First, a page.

(Myanmar, 17 August 2023) – Under-Secretary General for Humanitarian Affairs and Emergency Relief Coordinator Martin Griffiths today called for expanded humanitarian access and increased funding to assist the 18 million people in need of aid across Myanmar.

“Successive crises in Myanmar have left one third of the population in need of humanitarian aid,” Griffiths said at the end of a three-day visit to the country. “They expect more and better from their leaders and from the international community.”

Humanitarian needs in Myanmar have surged in recent years, with the number of displaced persons increasing fivefold in less than three years, from 380,000 at the start of 2021 to 1.9 million at present.

During the visit, Griffiths met with families affected by conflict and natural disasters, including with Rakhine and Rohingya communities and with Myanmar authorities.

Griffiths visited Rakhine state, still reeling from the impact of cyclone Mocha three months ago. The cyclone flattened homes, damaged displacement camps, destroyed farmland, and killed livestock, leaving thousands of people vulnerable.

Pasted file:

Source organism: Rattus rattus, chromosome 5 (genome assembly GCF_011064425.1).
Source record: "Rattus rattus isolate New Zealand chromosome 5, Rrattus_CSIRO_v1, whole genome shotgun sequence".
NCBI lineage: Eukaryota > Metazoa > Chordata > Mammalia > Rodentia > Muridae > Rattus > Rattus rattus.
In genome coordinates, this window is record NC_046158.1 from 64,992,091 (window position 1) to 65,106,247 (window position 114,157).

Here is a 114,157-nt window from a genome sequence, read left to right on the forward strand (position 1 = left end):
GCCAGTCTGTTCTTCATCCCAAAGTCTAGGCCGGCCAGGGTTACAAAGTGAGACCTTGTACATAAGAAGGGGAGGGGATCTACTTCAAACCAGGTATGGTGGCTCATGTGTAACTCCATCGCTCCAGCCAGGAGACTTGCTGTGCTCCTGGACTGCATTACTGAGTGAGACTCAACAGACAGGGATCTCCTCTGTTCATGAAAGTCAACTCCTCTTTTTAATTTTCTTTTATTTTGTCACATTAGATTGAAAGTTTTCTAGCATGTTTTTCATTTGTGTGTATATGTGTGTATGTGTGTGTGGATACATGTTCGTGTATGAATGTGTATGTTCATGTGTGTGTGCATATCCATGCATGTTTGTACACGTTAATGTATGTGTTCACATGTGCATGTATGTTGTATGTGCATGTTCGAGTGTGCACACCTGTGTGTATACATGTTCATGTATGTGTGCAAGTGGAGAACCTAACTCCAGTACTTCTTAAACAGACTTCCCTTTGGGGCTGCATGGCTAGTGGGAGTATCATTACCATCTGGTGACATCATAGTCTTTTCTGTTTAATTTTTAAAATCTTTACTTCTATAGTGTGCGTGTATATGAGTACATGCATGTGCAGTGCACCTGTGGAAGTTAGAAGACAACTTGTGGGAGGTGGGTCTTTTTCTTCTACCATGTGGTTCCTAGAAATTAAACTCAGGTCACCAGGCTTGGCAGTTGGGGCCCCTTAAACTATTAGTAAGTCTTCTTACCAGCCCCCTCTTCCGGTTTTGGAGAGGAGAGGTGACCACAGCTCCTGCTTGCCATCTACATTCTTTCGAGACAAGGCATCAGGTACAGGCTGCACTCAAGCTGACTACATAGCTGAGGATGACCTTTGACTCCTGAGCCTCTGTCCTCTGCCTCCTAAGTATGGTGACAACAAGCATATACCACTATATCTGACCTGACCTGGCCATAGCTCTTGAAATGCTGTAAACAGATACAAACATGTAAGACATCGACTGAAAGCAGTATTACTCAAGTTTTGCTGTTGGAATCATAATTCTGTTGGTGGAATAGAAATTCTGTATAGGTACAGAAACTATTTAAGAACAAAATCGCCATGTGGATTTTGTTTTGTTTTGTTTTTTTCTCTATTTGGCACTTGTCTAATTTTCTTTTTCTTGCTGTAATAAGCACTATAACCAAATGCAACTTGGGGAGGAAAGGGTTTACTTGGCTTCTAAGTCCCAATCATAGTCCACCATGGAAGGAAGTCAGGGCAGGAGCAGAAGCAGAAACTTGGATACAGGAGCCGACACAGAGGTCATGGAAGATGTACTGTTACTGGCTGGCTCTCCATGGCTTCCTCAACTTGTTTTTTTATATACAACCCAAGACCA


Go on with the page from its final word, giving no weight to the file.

“Families are struggling to cope after the successive blows of the COVID-19 pandemic, conflict and cyclone Mocha. We stand ready to do more both in Rakhine and nationwide, but we urgently need greater access and more funding to do so.”

In the capital Nay Pyi Taw, Griffiths met with the State Administration Council Chairman, Senior General Min Aung Hlaing, with whom he discussed what humanitarians need to scale-up direct aid to affected populations in areas affected by conflict and natural disasters.

“My meetings were an opportunity to raise the need for expanded access,” Griffiths said. “I also expressed my concerns about the protection risks facing civilians in conflict areas and the bureaucratic constraints we humanitarians are facing in reaching them. It is critical for us to have the humanitarian space we need for safe, sustained aid deliveries around the country,” Griffiths said.

Despite rising needs, the humanitarian operation in Myanmar is facing a huge resource gap with just 22 per cent of required funds received more than half-way through the year.

“Over the past three days, I spoke with brave aid workers about their efforts to help those in need. However, a severe lack of funding means aid agencies are forced to make tough decisions about cutting assistance at a time when they should be scaling up even further. This needs to change,” Griffiths said.

For further information, please contact:

Geneva: Jens Laerke +41 79 4729750,


UN Office for the Coordination of Humanitarian Affairs
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